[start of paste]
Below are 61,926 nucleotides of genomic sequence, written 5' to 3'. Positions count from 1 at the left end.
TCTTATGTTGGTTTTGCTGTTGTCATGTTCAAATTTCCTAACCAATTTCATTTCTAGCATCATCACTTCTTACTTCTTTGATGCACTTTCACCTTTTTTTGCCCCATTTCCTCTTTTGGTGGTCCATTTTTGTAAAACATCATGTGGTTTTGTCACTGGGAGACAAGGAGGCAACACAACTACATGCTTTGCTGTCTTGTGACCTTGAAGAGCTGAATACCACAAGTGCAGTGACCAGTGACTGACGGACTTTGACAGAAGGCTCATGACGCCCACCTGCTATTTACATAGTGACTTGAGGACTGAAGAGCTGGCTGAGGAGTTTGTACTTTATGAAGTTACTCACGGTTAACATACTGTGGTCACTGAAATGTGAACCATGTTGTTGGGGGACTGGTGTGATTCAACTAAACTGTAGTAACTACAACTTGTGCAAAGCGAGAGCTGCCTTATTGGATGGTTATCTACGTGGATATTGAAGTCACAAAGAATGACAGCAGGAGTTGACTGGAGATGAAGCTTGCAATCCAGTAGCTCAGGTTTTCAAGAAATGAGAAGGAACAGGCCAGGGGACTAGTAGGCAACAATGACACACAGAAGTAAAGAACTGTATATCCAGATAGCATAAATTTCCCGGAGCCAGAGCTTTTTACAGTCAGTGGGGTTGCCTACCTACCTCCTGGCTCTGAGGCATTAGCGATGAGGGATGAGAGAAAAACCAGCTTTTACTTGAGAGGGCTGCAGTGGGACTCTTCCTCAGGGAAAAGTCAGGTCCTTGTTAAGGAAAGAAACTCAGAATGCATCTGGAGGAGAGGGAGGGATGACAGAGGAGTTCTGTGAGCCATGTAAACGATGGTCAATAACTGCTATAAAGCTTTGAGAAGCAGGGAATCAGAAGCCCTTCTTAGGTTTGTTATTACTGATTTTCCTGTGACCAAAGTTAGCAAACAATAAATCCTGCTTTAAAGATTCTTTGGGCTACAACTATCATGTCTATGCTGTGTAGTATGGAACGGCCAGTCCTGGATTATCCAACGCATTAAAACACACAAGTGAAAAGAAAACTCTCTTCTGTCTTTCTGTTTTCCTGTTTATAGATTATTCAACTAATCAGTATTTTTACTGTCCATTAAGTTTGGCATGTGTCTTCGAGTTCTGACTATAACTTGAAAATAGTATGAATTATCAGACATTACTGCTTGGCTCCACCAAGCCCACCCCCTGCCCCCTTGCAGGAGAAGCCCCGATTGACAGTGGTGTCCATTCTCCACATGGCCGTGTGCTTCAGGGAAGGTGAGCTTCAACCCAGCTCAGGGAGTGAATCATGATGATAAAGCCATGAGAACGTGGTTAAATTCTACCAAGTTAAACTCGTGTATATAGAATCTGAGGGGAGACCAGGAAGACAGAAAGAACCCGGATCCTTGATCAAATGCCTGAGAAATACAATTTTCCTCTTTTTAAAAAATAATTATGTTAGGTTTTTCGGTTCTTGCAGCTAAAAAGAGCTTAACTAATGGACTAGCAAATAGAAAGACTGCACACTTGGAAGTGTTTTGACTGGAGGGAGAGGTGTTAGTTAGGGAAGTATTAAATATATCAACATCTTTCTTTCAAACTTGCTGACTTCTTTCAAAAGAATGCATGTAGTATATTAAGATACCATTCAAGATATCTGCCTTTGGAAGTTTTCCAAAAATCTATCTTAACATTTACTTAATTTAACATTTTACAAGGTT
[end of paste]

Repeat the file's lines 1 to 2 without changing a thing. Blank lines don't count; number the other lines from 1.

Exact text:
Below are 61,926 nucleotides of genomic sequence, written 5' to 3'. Positions count from 1 at the left end.
TCTTATGTTGGTTTTGCTGTTGTCATGTTCAAATTTCCTAACCAATTTCATTTCTAGCATCATCACTTCTTACTTCTTTGATGCACTTTCACCTTTTTTTGCCCCATTTCCTCTTTTGGTGGTCCATTTTTGTAAAACATCATGTGGTTTTGTCACTGGGAGACAAGGAGGCAACACAACTACATGCTTTGCTGTCTTGTGACCTTGAAGAGCTGAATACCACAAGTGCAGTGACCAGTGACTGACGGACTTTGACAGAAGGCTCATGACGCCCACCTGCTATTTACATAGTGACTTGAGGACTGAAGAGCTGGCTGAGGAGTTTGTACTTTATGAAGTTACTCACGGTTAACATACTGTGGTCACTGAAATGTGAACCATGTTGTTGGGGGACTGGTGTGATTCAACTAAACTGTAGTAACTACAACTTGTGCAAAGCGAGAGCTGCCTTATTGGATGGTTATCTACGTGGATATTGAAGTCACAAAGAATGACAGCAGGAGTTGACTGGAGATGAAGCTTGCAATCCAGTAGCTCAGGTTTTCAAGAAATGAGAAGGAACAGGCCAGGGGACTAGTAGGCAACAATGACACACAGAAGTAAAGAACTGTATATCCAGATAGCATAAATTTCCCGGAGCCAGAGCTTTTTACAGTCAGTGGGGTTGCCTACCTACCTCCTGGCTCTGAGGCATTAGCGATGAGGGATGAGAGAAAAACCAGCTTTTACTTGAGAGGGCTGCAGTGGGACTCTTCCTCAGGGAAAAGTCAGGTCCTTGTTAAGGAAAGAAACTCAGAATGCATCTGGAGGAGAGGGAGGGATGACAGAGGAGTTCTGTGAGCCATGTAAACGATGGTCAATAACTGCTATAAAGCTTTGAGAAGCAGGGAATCAGAAGCCCTTCTTAGGTTTGTTATTACTGATTTTCCTGTGACCAAAGTTAGCAAACAATAAATCCTGCTTTAAAGATTCTTTGGGCTACAACTATCATGTCTATGCTGTGTAGTATGGAACGGCCAGTCCTGGATTATCCAACGCATTAAAACACACAAGTGAAAAGAAAACTCTCTTCTGTCTTTCTGTTTTCCTGTTTATAGATTATTCAACTAATCAGTATTTTTACTGTCCATTAAGTTTGGCATGTGTCTTCGAGTTCTGACTATAACTTGAAAATAGTATGAATTATCAGACATTACTGCTTGGCTCCACCAAGCCCACCCCCTGCCCCCTTGCAGGAGAAGCCCCGATTGACAGTGGTGTCCATTCTCCACATGGCCGTGTGCTTCAGGGAAGGTGAGCTTCAACCCAGCTCAGGGAGTGAATCATGATGATAAAGCCATGAGAACGTGGTTAAATTCTACCAAGTTAAACTCGTGTATATAGAATCTGAGGGGAGACCAGGAAGACAGAAAGAACCCGGATCCTTGATCAAATGCCTGAGAAATACAATTTTCCTCTTTTTAAAAAATAATTATGTTAGGTTTTTCGGTTCTTGCAGCTAAAAAGAGCTTAACTAATGGACTAGCAAATAGAAAGACTGCACACTTGGAAGTGTTTTGACTGGAGGGAGAGGTGTTAGTTAGGGAAGTATTAAATATATCAACATCTTTCTTTCAAACTTGCTGACTTCTTTCAAAAGAATGCATGTAGTATATTAAGATACCATTCAAGATATCTGCCTTTGGAAGTTTTCCAAAAATCTATCTTAACATTTACTTAATTTAACATTTTACAAGGTT